The Sun's rotation is, in a word, bizarre.

You'd sort of expect every latitude of its surface to spin at more or less the same rate, but no. If you could stand on the Sun's equator, for example, it would take you approximately 24 Earth days to undergo a full rotation. If you stood on either of the poles, it would take around 34 days to return to your original orientation.

This is known as differential rotation, and it has puzzled scientists for a long time.

It's only become more puzzling as we probe deeper and deeper into the solar interior. Helioseismological observations reveal that the phenomenon is not restricted to the upper atmosphere – it extends down some 200,000 kilometers (124,000 miles), through the entire solar convection zone.

Now, a team led by solar physicist Yuto Bekki of the Max Planck Institute for Solar System Research (MPS) have figured out a clue. The differential rotation seems to be reined in by long-period oscillations of sound waves in the convection zone that can be detected on the surface as swirling motions around the poles.

The Sun is constantly 'humming'. The visible surface layer known as the photosphere is buzzing with millions of acoustic oscillation modes rising and falling in periods of around five minutes.

We've known about these modes for a while, but just a few years ago a team of researchers led by MPS director Laurent Gizon found a new type of acoustic oscillation. Using several years' worth of solar observation data, they found a global oscillation mode with a far longer 27-day period.

And there was something else. These giant sound waves rippling through the Sun seemed to be linked, somehow, to the solar differential rotation.

Back in 2021, when the original finding was published, the researchers thought that the long-term oscillation modes relied on the differential rotation. But on closer investigation, Bekki and his colleagues found that the relationship goes both ways. The differential rotation is curtailed by the giant sound waves.

To investigate the relationship between the two, he and his colleagues conducted three-dimensional numerical simulations, exploring the effects of the oscillations. The researchers found that the modes at high latitudes – those that circle the poles – have a profound effect on the Sun's behavior by transporting heat from the poles to the equatorial region.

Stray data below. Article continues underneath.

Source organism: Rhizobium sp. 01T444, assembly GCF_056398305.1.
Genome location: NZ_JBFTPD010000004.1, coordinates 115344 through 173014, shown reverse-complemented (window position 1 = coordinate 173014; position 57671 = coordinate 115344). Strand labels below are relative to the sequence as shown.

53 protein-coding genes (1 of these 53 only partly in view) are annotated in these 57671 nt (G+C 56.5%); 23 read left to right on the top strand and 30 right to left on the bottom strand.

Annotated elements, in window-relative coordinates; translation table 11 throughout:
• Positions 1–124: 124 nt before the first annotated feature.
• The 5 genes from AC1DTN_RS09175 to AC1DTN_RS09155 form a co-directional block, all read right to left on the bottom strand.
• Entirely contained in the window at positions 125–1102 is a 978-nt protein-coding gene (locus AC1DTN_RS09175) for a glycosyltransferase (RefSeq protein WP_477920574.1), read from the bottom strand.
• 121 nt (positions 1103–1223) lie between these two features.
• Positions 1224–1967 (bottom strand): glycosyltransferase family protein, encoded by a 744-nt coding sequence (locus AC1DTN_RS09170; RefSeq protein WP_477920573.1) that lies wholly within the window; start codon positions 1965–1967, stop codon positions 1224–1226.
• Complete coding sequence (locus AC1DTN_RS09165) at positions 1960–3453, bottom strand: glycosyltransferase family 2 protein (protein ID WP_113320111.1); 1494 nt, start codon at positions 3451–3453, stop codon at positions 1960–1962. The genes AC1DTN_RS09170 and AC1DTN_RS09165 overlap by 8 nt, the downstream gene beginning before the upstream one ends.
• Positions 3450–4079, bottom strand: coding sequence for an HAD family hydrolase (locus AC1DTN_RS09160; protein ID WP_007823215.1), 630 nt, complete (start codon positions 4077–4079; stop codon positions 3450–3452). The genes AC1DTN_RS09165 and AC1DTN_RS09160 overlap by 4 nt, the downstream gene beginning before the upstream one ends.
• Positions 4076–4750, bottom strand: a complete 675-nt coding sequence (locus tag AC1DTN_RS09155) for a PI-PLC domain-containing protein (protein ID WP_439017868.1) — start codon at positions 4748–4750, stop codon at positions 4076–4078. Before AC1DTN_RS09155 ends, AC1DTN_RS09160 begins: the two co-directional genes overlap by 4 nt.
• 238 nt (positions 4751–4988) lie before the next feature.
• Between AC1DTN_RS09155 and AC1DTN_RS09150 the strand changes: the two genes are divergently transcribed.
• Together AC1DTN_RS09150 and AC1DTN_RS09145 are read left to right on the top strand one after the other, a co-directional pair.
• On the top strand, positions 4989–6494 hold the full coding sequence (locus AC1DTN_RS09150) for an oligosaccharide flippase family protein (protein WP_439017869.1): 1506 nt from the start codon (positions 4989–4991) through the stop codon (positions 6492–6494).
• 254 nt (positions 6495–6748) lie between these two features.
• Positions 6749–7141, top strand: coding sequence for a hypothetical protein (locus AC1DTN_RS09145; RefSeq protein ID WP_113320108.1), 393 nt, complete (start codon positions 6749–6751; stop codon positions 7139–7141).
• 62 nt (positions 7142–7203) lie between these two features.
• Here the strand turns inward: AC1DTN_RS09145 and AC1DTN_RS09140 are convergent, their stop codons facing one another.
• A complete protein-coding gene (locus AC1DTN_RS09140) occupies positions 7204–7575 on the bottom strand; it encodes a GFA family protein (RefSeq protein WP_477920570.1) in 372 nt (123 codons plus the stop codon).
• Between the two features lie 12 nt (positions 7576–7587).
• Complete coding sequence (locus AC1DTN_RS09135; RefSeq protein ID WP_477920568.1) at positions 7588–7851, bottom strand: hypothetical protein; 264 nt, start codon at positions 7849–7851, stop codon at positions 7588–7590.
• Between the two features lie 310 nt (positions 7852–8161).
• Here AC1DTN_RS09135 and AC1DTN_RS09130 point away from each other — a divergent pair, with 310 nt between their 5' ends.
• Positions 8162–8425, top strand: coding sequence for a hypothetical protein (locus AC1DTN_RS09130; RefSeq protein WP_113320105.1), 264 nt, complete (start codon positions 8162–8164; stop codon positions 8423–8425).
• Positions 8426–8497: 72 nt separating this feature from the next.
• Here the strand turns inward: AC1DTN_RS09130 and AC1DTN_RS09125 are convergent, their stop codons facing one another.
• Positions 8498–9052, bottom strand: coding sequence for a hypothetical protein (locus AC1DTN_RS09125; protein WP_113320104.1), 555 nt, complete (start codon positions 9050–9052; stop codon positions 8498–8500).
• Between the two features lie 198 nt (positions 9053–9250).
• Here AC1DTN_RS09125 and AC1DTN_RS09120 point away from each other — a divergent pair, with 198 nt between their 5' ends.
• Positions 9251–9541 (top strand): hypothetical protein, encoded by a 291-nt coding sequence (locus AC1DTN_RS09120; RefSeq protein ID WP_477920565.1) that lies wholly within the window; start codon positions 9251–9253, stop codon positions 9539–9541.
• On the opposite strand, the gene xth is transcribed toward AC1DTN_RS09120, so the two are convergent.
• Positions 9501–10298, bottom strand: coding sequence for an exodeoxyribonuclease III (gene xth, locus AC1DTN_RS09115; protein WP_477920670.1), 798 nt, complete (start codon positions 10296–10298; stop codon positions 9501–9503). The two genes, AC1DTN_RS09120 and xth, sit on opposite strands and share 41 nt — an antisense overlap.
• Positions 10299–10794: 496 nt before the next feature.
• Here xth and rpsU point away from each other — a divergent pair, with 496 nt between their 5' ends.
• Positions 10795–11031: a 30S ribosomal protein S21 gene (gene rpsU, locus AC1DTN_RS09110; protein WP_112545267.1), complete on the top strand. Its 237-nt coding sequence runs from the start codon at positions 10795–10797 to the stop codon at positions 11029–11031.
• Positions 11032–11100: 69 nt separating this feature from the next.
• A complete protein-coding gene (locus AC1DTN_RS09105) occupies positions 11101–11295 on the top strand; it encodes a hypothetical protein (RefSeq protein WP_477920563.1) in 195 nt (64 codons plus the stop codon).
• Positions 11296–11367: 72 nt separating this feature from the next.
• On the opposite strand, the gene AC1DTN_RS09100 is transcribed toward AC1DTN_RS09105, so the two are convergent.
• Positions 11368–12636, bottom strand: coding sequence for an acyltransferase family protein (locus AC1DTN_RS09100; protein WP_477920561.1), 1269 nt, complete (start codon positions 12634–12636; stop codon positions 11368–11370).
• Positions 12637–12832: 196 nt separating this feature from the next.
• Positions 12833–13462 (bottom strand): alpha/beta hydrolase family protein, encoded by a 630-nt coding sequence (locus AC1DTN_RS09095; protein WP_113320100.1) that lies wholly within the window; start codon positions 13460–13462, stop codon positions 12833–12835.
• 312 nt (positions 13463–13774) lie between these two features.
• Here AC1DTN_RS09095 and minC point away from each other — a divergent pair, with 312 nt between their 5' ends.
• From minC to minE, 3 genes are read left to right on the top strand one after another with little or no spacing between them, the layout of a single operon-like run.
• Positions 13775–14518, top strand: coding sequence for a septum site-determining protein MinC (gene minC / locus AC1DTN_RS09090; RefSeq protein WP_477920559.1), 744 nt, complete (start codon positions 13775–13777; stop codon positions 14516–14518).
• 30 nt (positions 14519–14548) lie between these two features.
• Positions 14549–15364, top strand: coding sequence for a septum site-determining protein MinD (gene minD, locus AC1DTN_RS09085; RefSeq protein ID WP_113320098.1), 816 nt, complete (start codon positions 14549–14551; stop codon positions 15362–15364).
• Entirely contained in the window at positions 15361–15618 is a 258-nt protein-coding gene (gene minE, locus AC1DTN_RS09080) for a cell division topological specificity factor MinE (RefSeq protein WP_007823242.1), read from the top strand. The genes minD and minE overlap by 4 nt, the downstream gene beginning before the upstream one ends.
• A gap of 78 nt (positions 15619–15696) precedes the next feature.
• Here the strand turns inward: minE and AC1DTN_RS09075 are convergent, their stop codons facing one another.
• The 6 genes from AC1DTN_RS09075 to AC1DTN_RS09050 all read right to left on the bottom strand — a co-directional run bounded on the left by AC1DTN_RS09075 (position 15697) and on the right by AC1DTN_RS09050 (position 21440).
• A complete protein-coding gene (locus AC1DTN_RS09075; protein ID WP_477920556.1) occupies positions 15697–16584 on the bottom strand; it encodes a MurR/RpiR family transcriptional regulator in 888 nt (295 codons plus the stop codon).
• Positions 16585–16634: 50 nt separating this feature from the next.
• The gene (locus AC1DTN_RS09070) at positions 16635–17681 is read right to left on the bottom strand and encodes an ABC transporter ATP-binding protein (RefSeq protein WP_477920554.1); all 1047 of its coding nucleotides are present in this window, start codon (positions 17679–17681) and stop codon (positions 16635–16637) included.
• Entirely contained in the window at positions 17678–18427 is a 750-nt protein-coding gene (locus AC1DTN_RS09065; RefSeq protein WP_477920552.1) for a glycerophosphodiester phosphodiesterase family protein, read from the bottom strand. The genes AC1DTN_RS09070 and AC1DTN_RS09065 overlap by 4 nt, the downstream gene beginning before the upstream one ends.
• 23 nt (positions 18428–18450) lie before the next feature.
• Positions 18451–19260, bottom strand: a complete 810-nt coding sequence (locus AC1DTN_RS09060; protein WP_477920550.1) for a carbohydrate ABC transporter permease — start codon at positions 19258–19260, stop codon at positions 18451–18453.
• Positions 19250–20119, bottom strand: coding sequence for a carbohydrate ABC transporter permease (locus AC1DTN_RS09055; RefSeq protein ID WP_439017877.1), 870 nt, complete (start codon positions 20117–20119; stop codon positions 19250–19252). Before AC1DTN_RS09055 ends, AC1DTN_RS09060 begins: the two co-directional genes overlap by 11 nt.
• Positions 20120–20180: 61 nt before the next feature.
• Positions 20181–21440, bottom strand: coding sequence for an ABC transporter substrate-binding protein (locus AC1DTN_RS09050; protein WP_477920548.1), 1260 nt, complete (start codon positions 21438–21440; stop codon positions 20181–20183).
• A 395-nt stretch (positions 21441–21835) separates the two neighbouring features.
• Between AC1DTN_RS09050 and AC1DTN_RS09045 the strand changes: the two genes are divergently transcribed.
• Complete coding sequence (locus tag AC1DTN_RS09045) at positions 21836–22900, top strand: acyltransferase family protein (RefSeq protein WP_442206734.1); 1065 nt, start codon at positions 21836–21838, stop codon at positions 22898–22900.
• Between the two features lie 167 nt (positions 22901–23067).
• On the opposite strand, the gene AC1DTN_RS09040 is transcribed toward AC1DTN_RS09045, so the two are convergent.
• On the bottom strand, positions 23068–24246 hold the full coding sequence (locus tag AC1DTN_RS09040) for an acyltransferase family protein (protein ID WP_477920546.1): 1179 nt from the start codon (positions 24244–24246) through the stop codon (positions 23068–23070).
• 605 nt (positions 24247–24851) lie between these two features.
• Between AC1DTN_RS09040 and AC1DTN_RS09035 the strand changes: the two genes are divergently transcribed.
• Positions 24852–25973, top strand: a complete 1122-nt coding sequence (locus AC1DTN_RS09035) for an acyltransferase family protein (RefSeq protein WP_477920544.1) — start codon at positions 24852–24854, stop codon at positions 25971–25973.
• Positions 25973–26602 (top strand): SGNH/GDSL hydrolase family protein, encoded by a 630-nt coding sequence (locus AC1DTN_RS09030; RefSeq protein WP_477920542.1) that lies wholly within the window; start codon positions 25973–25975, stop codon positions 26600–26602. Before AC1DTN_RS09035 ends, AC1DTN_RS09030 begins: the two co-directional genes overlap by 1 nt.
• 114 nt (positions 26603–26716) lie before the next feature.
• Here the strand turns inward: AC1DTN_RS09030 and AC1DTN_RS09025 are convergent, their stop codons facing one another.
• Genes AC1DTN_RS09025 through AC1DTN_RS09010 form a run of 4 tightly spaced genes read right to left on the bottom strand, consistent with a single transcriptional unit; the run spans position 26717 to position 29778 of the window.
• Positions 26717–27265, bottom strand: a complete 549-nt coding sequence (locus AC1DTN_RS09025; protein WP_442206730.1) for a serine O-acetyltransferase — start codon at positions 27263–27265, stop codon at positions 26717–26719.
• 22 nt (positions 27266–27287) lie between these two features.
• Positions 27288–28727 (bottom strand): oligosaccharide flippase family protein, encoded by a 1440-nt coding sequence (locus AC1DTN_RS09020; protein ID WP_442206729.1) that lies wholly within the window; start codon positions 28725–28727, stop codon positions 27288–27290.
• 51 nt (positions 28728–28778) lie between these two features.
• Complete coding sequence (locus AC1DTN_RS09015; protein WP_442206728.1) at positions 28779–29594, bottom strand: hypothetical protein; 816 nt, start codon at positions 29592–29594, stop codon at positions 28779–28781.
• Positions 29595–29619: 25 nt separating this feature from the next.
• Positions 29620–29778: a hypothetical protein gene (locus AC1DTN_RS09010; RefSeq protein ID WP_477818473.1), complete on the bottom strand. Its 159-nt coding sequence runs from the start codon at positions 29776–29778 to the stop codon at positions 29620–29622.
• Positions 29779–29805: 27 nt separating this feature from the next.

Because the poles are warmer than the equator, this heat transport limits the temperature difference between the two latitudinal regions. It means that the contrast between the poles and the equator cannot exceed 7 Kelvin (7 degrees Celsius, or 12.6 degrees Fahrenheit).

Although this difference is tiny when talking about a ball of hot plasma that roils at thousands of degrees, it's this temperature range that ultimately controls the differential rotation.

Visualization of the long-period oscillation modes that limit the temperature difference. (© MPS / Y. Bekki)

"This very small temperature difference between the poles and the equator controls the angular momentum balance in the Sun and thus is an important feedback mechanism for the Sun's global dynamics," Gizon explains.

Although the processes are different in some ways, it's similar to the way atmospheric instabilities can produce giant cyclonic storms on Earth. And while there's still quite a mystery to be solved, the link between the processes could help us get there. The high-latitude oscillation modes play a significant role in guiding the Sun's differential rotation. And perhaps the same dynamics are at play on other stars.

The Sun is a big ol' hinky ball of flame in the sky, full of mysteries and enigmas. Little by little, we're getting closer to resolving them.

The research has been published in Science Advances.